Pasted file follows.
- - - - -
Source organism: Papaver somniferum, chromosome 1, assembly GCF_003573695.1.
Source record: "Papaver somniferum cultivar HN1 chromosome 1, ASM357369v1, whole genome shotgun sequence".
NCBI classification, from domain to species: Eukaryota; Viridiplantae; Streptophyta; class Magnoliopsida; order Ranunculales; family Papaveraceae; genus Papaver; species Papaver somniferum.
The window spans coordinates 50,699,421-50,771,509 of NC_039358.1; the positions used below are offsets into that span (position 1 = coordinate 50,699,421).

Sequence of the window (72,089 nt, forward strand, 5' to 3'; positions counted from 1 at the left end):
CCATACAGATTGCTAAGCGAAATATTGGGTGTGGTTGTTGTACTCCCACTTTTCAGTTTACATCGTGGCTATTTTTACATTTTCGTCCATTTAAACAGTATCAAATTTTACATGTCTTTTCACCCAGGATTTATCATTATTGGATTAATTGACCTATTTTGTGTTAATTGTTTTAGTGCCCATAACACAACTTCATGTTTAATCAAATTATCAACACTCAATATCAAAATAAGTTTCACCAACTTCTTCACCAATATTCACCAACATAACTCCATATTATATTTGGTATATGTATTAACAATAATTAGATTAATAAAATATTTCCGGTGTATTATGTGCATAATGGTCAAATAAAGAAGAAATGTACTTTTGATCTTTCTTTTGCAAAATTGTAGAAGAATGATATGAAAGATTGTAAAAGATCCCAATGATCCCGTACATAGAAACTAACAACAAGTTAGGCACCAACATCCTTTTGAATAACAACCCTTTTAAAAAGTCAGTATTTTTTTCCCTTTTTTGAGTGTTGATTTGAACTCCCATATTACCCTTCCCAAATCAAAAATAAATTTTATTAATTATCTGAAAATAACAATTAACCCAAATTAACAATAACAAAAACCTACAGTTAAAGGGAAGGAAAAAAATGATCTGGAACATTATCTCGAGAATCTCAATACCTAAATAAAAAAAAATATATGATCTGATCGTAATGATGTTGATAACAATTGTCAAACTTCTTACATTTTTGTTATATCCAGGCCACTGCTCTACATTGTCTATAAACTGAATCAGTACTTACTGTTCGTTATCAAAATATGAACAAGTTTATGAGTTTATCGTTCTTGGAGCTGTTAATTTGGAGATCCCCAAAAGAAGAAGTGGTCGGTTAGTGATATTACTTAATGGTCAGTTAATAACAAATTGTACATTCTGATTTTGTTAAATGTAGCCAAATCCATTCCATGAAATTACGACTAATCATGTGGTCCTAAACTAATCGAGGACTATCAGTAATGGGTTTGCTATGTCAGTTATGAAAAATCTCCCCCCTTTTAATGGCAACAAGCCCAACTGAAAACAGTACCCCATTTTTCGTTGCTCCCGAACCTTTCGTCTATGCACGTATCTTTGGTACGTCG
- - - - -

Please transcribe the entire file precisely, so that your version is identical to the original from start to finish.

Source organism: Papaver somniferum, chromosome 1, assembly GCF_003573695.1.
Source record: "Papaver somniferum cultivar HN1 chromosome 1, ASM357369v1, whole genome shotgun sequence".
NCBI classification, from domain to species: Eukaryota; Viridiplantae; Streptophyta; class Magnoliopsida; order Ranunculales; family Papaveraceae; genus Papaver; species Papaver somniferum.
The window spans coordinates 50,699,421-50,771,509 of NC_039358.1; the positions used below are offsets into that span (position 1 = coordinate 50,699,421).

Sequence of the window (72,089 nt, forward strand, 5' to 3'; positions counted from 1 at the left end):
CCATACAGATTGCTAAGCGAAATATTGGGTGTGGTTGTTGTACTCCCACTTTTCAGTTTACATCGTGGCTATTTTTACATTTTCGTCCATTTAAACAGTATCAAATTTTACATGTCTTTTCACCCAGGATTTATCATTATTGGATTAATTGACCTATTTTGTGTTAATTGTTTTAGTGCCCATAACACAACTTCATGTTTAATCAAATTATCAACACTCAATATCAAAATAAGTTTCACCAACTTCTTCACCAATATTCACCAACATAACTCCATATTATATTTGGTATATGTATTAACAATAATTAGATTAATAAAATATTTCCGGTGTATTATGTGCATAATGGTCAAATAAAGAAGAAATGTACTTTTGATCTTTCTTTTGCAAAATTGTAGAAGAATGATATGAAAGATTGTAAAAGATCCCAATGATCCCGTACATAGAAACTAACAACAAGTTAGGCACCAACATCCTTTTGAATAACAACCCTTTTAAAAAGTCAGTATTTTTTTCCCTTTTTTGAGTGTTGATTTGAACTCCCATATTACCCTTCCCAAATCAAAAATAAATTTTATTAATTATCTGAAAATAACAATTAACCCAAATTAACAATAACAAAAACCTACAGTTAAAGGGAAGGAAAAAAATGATCTGGAACATTATCTCGAGAATCTCAATACCTAAATAAAAAAAAATATATGATCTGATCGTAATGATGTTGATAACAATTGTCAAACTTCTTACATTTTTGTTATATCCAGGCCACTGCTCTACATTGTCTATAAACTGAATCAGTACTTACTGTTCGTTATCAAAATATGAACAAGTTTATGAGTTTATCGTTCTTGGAGCTGTTAATTTGGAGATCCCCAAAAGAAGAAGTGGTCGGTTAGTGATATTACTTAATGGTCAGTTAATAACAAATTGTACATTCTGATTTTGTTAAATGTAGCCAAATCCATTCCATGAAATTACGACTAATCATGTGGTCCTAAACTAATCGAGGACTATCAGTAATGGGTTTGCTATGTCAGTTATGAAAAATCTCCCCCCTTTTAATGGCAACAAGCCCAACTGAAAACAGTACCCCATTTTTCGTTGCTCCCGAACCTTTCGTCTATGCACGTATCTTTGGTACGTCG